This week it is World First Aid Day, and at our Mini First Aid classes parents tell us that sepsis is one of their biggest health concerns. We thought it was a timely opportunity to remind you of the symptoms to look out for, and the actions to take.
Sepsis key facts:
- 25,000 children are affected by sepsis each year in the UK
- a 1/4 of all sepsis survivors suffer permanent, life-changing after effects
- 5 people are killed by sepsis every hour in the UK
Sepsis can be triggered by an infection in any part of the body. The most common sites of infection leading to sepsis are the lungs, urinary tract, tummy (abdomen) and pelvis.
Sepsis is the body’s overwhelming and life-threatening response to infection or injury that can lead to tissue damage, organ failure and death. Medically, sepsis is your body's immune system over-responding to an infection.
Normally our immune system fights infection - but sometimes, for reasons we don't yet understand, it attacks our own organs and tissues. If not treated immediately sepsis can have catastrophic results. Yet, with early diagnosis, it can be treated with antibiotics.
So, parents and carers need to be quick off the mark?
Absolutely. Rapid identification and treatment provides the best chance of survival.
What do we need to look out for?
The Sepsis Trust tell us that sepsis can initially look like flu, gastroenteritis or a chest infection. There is no one sign, and symptoms present differently between adults and children.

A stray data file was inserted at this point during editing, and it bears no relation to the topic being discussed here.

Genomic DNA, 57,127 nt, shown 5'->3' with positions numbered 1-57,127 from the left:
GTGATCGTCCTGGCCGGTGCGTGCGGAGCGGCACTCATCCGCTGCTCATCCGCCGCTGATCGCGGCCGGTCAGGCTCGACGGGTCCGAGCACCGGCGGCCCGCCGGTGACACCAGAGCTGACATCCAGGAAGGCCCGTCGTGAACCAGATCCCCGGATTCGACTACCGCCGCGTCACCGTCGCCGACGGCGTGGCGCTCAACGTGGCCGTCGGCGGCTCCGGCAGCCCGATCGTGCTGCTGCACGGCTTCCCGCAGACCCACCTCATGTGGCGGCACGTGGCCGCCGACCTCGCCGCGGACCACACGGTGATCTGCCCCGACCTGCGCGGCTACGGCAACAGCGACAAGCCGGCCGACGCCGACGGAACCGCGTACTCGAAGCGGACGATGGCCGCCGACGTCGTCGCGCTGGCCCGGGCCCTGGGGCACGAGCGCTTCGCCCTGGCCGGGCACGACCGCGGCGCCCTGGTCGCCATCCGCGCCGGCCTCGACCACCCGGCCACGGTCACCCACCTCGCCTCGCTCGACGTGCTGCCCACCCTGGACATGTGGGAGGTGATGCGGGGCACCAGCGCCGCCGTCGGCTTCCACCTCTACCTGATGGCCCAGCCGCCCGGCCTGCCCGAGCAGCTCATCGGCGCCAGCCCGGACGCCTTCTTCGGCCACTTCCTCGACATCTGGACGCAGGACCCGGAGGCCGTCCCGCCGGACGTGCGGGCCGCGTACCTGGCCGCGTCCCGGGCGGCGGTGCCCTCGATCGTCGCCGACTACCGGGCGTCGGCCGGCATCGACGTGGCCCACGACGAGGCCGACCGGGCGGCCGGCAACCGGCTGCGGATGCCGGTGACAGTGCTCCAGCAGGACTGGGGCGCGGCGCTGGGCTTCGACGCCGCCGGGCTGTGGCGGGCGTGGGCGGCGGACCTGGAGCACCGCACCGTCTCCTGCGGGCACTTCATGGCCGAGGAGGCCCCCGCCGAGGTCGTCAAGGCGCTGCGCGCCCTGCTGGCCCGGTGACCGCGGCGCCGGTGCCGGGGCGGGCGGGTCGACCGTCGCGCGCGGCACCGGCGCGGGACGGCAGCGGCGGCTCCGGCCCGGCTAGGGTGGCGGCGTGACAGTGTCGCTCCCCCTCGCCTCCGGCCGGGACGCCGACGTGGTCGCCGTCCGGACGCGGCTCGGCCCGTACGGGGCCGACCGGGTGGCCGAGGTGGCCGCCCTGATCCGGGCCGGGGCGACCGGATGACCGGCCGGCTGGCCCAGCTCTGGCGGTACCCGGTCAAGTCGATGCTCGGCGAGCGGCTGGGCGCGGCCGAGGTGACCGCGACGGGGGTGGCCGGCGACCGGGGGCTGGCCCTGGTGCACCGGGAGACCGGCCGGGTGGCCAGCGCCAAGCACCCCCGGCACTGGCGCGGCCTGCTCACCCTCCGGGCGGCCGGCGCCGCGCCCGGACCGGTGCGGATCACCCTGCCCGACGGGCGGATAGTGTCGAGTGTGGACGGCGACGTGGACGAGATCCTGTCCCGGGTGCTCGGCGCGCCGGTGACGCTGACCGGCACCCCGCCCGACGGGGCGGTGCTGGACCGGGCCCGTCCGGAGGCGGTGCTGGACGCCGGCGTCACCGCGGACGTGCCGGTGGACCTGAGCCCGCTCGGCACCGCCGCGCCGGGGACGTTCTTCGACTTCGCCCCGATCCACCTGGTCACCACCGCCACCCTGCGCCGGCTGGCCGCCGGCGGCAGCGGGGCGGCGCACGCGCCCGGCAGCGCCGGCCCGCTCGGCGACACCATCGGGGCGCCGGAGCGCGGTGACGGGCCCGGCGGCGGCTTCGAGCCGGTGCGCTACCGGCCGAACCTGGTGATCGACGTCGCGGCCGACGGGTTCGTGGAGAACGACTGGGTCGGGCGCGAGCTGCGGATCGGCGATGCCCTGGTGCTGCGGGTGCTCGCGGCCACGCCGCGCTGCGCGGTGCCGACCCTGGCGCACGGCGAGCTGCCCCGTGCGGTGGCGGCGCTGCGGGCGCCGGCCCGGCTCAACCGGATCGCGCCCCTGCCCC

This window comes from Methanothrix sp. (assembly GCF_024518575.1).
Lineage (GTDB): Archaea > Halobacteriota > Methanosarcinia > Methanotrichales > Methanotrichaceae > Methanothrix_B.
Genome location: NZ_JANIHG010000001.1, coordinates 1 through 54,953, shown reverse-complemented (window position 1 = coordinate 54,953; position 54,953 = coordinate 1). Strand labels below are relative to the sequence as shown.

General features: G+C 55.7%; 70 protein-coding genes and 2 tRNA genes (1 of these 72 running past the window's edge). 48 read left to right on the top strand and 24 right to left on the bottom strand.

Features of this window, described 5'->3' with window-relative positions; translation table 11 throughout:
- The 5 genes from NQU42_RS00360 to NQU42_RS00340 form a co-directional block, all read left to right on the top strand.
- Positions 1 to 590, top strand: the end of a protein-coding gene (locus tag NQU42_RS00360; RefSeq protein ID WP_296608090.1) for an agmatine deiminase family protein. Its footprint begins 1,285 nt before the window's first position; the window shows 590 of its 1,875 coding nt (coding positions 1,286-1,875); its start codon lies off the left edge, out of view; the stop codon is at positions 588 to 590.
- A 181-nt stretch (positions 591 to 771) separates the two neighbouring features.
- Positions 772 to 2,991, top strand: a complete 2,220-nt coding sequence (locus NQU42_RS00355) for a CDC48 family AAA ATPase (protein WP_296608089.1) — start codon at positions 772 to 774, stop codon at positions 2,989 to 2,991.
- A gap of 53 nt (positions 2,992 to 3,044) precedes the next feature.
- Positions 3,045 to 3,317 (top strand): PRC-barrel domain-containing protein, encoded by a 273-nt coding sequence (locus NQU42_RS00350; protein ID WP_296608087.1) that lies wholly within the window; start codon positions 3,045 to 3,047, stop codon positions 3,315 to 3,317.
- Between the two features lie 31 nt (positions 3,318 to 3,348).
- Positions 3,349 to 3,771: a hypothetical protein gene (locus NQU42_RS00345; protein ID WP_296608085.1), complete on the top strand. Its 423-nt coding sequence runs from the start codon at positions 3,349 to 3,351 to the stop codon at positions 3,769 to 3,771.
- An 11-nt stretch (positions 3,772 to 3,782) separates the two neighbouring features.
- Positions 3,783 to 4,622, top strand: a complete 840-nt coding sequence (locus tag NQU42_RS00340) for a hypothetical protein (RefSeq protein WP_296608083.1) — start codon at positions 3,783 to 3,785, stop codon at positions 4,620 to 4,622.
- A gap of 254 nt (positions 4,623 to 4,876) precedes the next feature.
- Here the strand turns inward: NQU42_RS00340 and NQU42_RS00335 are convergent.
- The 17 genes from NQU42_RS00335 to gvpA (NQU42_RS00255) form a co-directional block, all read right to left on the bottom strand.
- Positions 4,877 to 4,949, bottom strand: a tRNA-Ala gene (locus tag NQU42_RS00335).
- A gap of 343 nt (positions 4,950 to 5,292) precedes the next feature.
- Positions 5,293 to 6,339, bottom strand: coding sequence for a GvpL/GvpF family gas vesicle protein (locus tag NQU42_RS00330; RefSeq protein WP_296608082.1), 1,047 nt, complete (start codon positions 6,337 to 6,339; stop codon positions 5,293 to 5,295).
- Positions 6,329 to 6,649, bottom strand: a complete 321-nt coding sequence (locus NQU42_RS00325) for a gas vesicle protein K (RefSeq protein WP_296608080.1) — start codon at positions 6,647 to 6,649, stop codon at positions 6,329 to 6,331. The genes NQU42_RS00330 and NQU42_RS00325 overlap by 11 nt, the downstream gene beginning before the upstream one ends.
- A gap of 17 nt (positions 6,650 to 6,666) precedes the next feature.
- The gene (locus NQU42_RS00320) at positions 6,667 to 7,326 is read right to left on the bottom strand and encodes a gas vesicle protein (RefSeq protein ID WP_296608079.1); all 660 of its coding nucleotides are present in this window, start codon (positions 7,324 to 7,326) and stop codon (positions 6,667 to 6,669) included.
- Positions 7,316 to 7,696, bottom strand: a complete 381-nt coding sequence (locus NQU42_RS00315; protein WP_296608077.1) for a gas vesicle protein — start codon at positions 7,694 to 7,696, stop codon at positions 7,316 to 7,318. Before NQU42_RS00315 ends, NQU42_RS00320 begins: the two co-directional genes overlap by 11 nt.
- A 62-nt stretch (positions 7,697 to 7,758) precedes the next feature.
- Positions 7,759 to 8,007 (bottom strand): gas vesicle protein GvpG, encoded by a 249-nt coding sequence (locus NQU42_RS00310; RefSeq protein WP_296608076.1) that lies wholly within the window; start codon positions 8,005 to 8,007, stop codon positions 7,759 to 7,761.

HOW TO SPOT SEPSIS IN ADULTS
Seek medical help urgently if you (or another adult) develop any of these signs:
- Slurred speech or confusion
- Extreme shivering or muscle pain
- Passing no urine (in a day)
- Severe breathlessness
- It feels like you’re going to die
- Skin mottled or discoloured
HOW TO SPOT SEPSIS IN CHILDREN
If your child is unwell with either a fever or very low temperature (or has had a fever in the last 24 hours), call 999 and just ask: could it be sepsis?
A child may have sepsis if he or she:
- Is breathing very fast
- Has a ‘fit’ or convulsion
- Looks mottled, bluish, or pale
- Has a rash that does not fade when you press it
- Is very lethargic or difficult to wake
- Feels abnormally cold to touch
A child under 5 may have sepsis if he or she:
- Is not feeding
- Is vomiting repeatedly
- Has not passed urine for 12 hours
Remember, whether in adults or children, speed is of the essence with sepsis - don't be afraid to ask "could it be sepsis?"